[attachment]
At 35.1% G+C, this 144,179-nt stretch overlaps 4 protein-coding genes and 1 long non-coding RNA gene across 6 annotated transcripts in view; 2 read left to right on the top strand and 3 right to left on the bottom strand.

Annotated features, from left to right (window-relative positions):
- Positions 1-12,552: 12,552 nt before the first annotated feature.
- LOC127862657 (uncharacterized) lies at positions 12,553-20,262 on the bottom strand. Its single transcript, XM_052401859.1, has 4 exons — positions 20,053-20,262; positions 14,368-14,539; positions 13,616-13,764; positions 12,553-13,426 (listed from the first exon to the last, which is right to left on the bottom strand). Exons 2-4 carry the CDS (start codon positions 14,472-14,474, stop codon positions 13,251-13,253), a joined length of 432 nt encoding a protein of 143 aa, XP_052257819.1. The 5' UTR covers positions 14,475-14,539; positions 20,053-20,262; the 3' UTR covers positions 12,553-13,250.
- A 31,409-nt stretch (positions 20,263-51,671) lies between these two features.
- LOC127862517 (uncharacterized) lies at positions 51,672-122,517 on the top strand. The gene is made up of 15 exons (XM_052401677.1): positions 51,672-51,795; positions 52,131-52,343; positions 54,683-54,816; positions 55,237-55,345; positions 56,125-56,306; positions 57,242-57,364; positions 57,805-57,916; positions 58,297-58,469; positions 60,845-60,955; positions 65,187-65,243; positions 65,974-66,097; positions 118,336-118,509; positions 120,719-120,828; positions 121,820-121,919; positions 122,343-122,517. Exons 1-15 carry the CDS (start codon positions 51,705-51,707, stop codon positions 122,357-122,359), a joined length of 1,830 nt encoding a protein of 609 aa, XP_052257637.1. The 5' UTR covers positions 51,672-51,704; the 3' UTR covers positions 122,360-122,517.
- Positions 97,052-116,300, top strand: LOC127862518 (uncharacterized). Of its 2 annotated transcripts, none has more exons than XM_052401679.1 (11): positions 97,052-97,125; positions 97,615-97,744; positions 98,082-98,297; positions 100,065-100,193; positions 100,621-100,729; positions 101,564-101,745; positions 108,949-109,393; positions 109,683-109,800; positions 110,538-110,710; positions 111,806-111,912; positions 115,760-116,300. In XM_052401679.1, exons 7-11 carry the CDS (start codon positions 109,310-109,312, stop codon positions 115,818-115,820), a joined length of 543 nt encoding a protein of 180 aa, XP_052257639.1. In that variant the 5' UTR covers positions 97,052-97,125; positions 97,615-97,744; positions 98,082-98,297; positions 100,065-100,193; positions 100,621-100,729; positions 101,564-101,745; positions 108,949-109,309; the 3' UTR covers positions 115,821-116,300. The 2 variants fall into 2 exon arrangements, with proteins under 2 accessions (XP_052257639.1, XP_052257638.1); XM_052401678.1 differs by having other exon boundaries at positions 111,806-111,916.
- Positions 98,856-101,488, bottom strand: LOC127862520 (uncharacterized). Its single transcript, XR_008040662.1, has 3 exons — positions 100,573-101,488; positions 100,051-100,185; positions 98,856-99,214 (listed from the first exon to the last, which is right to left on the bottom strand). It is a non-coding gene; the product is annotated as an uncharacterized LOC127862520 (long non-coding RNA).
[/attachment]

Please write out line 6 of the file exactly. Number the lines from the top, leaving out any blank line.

- LOC127862517 (uncharacterized) lies at positions 51,672-122,517 on the top strand. The gene is made up of 15 exons (XM_052401677.1): positions 51,672-51,795; positions 52,131-52,343; positions 54,683-54,816; positions 55,237-55,345; positions 56,125-56,306; positions 57,242-57,364; positions 57,805-57,916; positions 58,297-58,469; positions 60,845-60,955; positions 65,187-65,243; positions 65,974-66,097; positions 118,336-118,509; positions 120,719-120,828; positions 121,820-121,919; positions 122,343-122,517. Exons 1-15 carry the CDS (start codon positions 51,705-51,707, stop codon positions 122,357-122,359), a joined length of 1,830 nt encoding a protein of 609 aa, XP_052257637.1. The 5' UTR covers positions 51,672-51,704; the 3' UTR covers positions 122,360-122,517.